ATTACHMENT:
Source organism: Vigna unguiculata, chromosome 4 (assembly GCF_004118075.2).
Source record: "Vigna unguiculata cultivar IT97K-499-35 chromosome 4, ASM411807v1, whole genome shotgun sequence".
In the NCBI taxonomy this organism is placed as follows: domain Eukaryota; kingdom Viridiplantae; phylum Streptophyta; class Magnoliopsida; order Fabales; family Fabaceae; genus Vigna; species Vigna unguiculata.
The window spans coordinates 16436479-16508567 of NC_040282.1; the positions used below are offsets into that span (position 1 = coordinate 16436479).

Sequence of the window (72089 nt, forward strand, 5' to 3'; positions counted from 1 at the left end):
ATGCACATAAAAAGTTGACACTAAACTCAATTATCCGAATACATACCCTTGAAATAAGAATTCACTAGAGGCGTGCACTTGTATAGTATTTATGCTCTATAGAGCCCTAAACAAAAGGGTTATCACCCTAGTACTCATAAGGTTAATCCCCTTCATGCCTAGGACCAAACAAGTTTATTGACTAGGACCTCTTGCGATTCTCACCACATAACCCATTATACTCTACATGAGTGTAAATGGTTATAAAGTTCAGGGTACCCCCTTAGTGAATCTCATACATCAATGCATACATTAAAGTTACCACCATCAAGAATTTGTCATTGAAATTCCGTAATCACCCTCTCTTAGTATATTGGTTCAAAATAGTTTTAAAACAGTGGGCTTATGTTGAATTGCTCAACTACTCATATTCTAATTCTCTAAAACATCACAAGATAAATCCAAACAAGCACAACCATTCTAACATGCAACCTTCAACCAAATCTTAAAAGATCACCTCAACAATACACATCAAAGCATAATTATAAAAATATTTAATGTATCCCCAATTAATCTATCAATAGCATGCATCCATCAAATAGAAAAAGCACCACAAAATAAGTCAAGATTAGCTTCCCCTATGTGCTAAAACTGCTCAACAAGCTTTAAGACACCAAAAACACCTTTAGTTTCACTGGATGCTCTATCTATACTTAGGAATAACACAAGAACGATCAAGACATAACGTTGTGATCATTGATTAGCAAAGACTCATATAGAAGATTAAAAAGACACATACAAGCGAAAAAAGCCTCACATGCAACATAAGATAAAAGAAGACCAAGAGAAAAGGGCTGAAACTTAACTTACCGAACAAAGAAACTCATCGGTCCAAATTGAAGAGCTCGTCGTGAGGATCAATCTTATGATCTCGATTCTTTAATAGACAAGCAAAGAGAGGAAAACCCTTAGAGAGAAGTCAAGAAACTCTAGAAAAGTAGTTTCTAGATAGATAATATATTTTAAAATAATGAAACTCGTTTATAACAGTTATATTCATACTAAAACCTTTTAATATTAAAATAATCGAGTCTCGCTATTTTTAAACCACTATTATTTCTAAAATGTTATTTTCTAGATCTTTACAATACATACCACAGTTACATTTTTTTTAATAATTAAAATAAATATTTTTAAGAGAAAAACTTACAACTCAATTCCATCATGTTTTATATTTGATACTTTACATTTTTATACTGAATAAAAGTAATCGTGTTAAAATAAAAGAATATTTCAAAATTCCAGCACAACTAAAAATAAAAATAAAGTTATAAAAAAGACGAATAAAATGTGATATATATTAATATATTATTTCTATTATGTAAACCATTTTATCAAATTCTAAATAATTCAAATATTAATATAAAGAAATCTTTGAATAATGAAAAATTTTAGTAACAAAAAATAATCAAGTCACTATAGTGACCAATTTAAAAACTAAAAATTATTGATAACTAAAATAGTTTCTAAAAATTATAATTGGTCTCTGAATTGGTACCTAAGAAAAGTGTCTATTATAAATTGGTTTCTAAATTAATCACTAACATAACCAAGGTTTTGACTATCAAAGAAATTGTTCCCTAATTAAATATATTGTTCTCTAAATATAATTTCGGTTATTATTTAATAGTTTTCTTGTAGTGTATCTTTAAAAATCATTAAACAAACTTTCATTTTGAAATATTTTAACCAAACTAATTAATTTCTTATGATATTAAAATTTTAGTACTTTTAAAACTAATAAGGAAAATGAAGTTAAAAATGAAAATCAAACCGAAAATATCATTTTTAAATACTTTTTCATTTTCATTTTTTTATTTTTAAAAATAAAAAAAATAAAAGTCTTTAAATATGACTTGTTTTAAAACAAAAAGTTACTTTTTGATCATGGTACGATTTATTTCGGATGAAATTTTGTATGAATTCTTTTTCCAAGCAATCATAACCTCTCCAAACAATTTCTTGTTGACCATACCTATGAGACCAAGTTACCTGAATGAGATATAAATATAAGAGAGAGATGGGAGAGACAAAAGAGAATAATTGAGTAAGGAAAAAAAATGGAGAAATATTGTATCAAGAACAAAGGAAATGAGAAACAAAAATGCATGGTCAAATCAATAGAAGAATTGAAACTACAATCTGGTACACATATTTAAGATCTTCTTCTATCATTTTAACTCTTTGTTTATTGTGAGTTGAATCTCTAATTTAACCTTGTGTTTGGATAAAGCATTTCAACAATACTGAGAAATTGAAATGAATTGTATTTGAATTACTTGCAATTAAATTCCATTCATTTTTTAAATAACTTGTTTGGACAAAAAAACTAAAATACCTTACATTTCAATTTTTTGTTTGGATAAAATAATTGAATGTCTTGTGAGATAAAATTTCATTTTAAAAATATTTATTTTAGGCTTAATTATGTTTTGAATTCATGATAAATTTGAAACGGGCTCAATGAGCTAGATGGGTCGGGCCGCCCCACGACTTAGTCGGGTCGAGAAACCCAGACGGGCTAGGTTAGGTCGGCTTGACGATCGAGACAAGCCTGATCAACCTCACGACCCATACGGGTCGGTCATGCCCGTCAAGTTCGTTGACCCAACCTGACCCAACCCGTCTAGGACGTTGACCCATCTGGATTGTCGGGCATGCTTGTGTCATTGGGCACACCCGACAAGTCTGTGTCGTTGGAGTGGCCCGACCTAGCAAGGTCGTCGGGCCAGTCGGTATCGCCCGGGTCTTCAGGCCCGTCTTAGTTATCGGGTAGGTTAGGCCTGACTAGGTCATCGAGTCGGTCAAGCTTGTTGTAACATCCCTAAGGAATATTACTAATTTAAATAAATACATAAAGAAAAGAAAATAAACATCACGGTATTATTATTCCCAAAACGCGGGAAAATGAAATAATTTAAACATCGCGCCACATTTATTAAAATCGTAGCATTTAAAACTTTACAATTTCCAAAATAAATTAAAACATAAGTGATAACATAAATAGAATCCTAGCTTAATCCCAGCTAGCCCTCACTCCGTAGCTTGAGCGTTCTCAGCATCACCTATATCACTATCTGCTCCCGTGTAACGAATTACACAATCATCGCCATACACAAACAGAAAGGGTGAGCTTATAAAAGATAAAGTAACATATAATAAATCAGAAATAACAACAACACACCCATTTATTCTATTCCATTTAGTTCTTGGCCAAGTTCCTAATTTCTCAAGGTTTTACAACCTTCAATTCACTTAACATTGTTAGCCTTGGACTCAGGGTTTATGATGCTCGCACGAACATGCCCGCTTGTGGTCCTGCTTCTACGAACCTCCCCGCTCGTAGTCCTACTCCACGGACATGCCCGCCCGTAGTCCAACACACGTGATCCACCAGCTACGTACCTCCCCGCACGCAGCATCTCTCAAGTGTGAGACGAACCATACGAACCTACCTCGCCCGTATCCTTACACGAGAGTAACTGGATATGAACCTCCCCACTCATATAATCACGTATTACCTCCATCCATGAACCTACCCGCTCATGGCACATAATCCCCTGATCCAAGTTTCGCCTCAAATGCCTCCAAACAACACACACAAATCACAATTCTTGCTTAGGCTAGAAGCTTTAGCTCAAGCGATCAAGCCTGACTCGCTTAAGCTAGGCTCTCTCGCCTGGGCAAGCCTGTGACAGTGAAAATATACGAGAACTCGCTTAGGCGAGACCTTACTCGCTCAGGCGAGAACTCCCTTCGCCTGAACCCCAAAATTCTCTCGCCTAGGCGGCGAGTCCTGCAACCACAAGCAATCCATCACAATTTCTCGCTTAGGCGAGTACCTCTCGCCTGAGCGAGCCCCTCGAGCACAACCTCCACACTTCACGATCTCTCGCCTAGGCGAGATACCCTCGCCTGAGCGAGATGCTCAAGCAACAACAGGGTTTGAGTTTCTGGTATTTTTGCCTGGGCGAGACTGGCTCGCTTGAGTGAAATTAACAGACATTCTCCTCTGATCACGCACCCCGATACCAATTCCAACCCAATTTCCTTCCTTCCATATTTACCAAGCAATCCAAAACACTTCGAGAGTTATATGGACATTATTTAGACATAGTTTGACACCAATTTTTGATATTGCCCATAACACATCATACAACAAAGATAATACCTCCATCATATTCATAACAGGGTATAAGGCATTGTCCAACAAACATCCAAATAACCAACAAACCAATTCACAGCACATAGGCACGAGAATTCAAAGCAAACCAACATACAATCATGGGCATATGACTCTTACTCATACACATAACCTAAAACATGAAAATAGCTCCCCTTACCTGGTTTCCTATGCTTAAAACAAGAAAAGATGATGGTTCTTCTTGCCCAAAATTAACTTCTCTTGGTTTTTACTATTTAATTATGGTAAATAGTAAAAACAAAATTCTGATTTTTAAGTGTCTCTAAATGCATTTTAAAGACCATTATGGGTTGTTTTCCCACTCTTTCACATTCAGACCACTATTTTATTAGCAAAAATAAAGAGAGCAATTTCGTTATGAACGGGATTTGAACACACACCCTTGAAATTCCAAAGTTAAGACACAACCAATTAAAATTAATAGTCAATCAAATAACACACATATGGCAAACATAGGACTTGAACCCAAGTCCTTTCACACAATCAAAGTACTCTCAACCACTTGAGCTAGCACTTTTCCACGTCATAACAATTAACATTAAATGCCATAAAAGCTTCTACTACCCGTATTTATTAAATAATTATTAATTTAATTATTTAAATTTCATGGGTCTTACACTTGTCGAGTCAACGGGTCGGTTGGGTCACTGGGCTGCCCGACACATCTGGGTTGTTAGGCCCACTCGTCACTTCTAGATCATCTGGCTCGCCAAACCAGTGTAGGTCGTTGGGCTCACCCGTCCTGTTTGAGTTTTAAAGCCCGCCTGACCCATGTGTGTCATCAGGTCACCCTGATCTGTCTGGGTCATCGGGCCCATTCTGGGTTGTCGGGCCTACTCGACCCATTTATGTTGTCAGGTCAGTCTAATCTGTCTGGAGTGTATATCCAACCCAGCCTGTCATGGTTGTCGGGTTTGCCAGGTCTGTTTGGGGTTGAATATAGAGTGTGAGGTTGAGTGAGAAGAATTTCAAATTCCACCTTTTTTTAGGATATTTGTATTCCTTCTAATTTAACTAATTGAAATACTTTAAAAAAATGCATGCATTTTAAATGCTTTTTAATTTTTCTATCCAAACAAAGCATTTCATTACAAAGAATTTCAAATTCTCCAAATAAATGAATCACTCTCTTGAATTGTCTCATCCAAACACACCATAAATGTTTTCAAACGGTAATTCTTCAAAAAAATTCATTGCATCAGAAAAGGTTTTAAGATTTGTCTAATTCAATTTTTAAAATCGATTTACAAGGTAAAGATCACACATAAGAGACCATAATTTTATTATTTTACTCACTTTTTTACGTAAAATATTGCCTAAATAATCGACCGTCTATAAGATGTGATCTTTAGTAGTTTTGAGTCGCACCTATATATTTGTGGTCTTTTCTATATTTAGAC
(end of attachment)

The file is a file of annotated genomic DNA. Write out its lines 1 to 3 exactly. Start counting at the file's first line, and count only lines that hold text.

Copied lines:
Source organism: Vigna unguiculata, chromosome 4 (assembly GCF_004118075.2).
Source record: "Vigna unguiculata cultivar IT97K-499-35 chromosome 4, ASM411807v1, whole genome shotgun sequence".
In the NCBI taxonomy this organism is placed as follows: domain Eukaryota; kingdom Viridiplantae; phylum Streptophyta; class Magnoliopsida; order Fabales; family Fabaceae; genus Vigna; species Vigna unguiculata.